-- Bruce Boudreau is excited at the prospect of coaching the Senators as he readies for an interview with Ottawa. Boudreau would be a good fit there, given his past history with offensively talented teams.

-- Down Goes Brown lists their top-10 old guys without a Stanley Cup whose playoff hopes are still alive in this current postseason.

-- You’ve got to love the fancy stats crew that, when their team is down 3-1 in a playoff series, contends it’s all based on luck. No, it’s based on the other team scoring more goals than your team rather than which team is winning the puck-possession battle.

-- FOH (Friend of Haggs) and PHT writer Jason Brough has San Jose Sharks head coach Peter DeBoer ripping the goalie interference replay system, saying it’s been “clear as mud” all season after it cost the Sharks in their triple-overtime loss to Nashville. It feels like he’s got a point: I thought the Joe Pavelski goal should have been a game-winner too rather than be waved off for goalie interference.

-- It looks like the mighty have fallen quite: Stephane Da Costa isn’t on France’s World Championships roster after being in the NHL a couple of years ago. Or maybe the mighty are just hurt after playing last season in the KHL. It’s tough to tell at this point for the former Merrimack hockey star.

-- The massive nation of China is becoming a growing incubator for budding young hockey players and could become a new resource for the NHL.

-- For something completely different: For a Lego commercial for Star Wars movies that still don’t come out for almost a year, this is pretty great.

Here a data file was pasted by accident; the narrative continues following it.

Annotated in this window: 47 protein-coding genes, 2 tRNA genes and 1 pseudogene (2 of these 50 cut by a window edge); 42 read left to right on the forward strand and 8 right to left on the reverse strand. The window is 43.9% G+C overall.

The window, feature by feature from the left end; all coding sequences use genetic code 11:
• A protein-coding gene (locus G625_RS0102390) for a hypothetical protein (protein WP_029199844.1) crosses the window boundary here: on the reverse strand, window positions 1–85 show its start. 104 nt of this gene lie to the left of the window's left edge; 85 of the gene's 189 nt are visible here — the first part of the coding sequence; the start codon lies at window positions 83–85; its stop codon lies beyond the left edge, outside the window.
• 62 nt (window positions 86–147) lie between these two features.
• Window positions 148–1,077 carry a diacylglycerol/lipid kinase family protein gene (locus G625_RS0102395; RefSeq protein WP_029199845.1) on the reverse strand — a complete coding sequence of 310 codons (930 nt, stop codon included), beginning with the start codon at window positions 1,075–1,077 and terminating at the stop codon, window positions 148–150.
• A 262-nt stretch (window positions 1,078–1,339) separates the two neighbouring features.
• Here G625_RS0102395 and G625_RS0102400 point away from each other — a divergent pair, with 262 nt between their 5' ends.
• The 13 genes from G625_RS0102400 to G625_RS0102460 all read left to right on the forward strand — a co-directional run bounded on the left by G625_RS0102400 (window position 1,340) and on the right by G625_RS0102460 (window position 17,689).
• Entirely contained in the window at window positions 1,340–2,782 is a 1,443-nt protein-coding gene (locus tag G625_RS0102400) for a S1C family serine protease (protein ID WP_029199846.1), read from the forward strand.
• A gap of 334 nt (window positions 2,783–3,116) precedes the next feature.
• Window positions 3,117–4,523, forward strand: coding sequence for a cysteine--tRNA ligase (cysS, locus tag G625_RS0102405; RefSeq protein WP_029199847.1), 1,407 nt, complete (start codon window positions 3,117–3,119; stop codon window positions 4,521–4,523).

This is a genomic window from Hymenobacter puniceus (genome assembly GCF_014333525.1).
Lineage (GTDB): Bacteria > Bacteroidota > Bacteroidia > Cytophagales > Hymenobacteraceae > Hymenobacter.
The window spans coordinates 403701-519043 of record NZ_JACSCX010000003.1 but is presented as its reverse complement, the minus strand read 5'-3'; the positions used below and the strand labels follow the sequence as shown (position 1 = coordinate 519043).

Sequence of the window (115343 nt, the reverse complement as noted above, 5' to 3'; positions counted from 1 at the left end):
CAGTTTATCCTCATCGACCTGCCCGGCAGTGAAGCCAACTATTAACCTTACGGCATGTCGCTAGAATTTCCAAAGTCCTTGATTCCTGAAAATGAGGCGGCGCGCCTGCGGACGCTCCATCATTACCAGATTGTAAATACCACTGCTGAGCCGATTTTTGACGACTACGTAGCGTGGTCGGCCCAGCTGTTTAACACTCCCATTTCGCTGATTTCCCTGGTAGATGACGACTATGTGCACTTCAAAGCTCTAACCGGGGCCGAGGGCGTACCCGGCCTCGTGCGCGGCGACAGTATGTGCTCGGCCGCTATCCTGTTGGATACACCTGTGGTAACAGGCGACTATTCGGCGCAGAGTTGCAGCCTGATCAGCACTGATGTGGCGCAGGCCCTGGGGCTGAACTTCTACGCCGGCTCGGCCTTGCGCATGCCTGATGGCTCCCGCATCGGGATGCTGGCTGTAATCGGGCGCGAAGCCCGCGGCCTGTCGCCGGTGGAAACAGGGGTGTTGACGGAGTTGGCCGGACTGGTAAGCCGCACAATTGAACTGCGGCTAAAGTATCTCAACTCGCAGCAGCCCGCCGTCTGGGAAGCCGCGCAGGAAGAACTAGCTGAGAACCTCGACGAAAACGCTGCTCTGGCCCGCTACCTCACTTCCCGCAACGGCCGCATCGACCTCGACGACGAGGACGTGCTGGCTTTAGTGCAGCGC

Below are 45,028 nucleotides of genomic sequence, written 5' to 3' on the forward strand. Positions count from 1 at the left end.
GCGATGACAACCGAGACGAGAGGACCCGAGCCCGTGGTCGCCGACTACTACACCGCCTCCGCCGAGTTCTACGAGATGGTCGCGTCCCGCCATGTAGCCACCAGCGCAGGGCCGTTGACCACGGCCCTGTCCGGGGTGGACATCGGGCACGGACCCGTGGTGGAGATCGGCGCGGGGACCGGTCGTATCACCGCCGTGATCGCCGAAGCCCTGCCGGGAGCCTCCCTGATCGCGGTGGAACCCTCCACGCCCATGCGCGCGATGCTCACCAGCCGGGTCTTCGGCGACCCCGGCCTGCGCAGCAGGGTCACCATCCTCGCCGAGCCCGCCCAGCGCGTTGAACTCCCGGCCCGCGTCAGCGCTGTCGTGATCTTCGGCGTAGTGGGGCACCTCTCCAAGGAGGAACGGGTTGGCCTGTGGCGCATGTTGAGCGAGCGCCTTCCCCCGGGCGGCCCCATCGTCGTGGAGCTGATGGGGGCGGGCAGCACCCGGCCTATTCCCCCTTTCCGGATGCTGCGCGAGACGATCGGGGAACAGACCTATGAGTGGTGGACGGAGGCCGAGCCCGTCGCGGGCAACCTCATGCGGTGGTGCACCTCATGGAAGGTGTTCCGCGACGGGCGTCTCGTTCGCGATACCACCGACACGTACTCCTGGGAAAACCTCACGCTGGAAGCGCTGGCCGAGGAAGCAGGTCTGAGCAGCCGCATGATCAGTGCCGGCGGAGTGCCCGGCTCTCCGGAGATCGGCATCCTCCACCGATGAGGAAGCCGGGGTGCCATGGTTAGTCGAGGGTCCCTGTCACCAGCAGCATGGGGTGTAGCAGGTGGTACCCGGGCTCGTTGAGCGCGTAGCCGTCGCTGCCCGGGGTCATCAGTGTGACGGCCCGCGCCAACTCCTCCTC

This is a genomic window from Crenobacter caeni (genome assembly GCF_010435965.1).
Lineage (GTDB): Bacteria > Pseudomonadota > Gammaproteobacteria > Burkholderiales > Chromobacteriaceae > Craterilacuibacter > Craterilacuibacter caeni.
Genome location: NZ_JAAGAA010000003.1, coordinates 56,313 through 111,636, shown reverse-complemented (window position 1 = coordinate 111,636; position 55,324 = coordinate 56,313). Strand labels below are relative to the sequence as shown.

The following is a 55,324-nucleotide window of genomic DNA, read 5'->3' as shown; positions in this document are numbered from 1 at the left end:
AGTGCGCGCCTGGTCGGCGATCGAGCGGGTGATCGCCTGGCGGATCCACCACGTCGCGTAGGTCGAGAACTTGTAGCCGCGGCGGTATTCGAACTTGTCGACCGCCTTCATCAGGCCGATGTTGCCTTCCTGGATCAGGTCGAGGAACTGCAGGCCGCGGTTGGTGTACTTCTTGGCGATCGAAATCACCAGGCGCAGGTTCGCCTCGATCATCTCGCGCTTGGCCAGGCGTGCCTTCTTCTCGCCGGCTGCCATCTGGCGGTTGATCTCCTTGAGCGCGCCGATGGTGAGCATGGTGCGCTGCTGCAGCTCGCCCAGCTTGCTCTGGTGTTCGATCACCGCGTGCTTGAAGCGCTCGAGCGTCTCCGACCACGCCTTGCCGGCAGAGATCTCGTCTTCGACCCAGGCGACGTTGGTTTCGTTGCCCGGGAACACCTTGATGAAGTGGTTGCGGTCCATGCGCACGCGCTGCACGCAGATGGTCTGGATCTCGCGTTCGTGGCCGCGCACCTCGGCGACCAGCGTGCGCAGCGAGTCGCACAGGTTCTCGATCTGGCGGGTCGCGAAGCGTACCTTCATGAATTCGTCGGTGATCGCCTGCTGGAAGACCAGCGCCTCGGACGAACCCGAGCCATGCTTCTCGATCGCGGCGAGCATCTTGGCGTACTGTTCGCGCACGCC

Patriots first pick understands social-media landminds

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Patriots first pick understands social-media landminds

Watching Robert Kraft refer to Cyrus Jones by Jones’ twitter handle “Clamp Clampington” was the perfect confluence of amusing, surreal and awkward.

Like when my father used to complain about the kids “making donuts” in the intersection outside our house in the middle of the night, or anybody over 30 combining the words “epic” and “legit,” it just hits the ear wrong.

Social media has bridged the communication gap between the generations. Or at least made “old” people privy to conversations that -- throughout the course of recorded history -- kids haven’t wanted them nosing into.

This newfound access doesn’t allow us to merely appropriate and make others cringe. It also allows people -- in the context of professional sports -- to consume, judge, interact and drop consequences on athletes because of their social media persona.

Employers, fans, owners and media members now have unprecedented access to players’ personal lives. And the player who forgets that, or decides he doesn’t care and marches on without asking “How will this reflect on me?” is courting disaster. Or at least a level of irritation.

No player drafted in 2016 will ever forget the impact social media can have on a career. Even though Laremy Tunsil didn’t tweet out a video of himself smoking a bong while wearing a gas mask in front of a Confederate flag (social media hat trick), he paid the price. His draft drop cost him millions because, even though he didn’t actually tweet it, the video called into question Tunsil’s decision-making, off-field habits and the circle of people around him. That’s a lot of judging off of one tweet, but that’s what the deal is.

I asked Mr. Clampington – whose twitter feed shows he’s a Sagittarius who’ll go back at people who offer critiques – what his philosophy will be now that he’s in the NFL.

“Social media is one of those things where you gotta control and discipline yourself to not pay too much attention to it,” said Jones, the Patriots second-round pick on Friday. “As you get older, people tend to stray away from social media and I’m already starting to. At least trying to. And being more aware of what I put out there and knowing that I can’t respond to everything somebody says. That’s definitely something that myself and fellow rookies have to understand . . . We’re not just representing ourselves but our families and this organization. “

Jones -- based on the 10 minutes we spoke to him and the conference call from last Friday -- seems sharp enough to know where he ought not tread. In case he doesn’t, he and the rest of the rookies will get an indoctrination.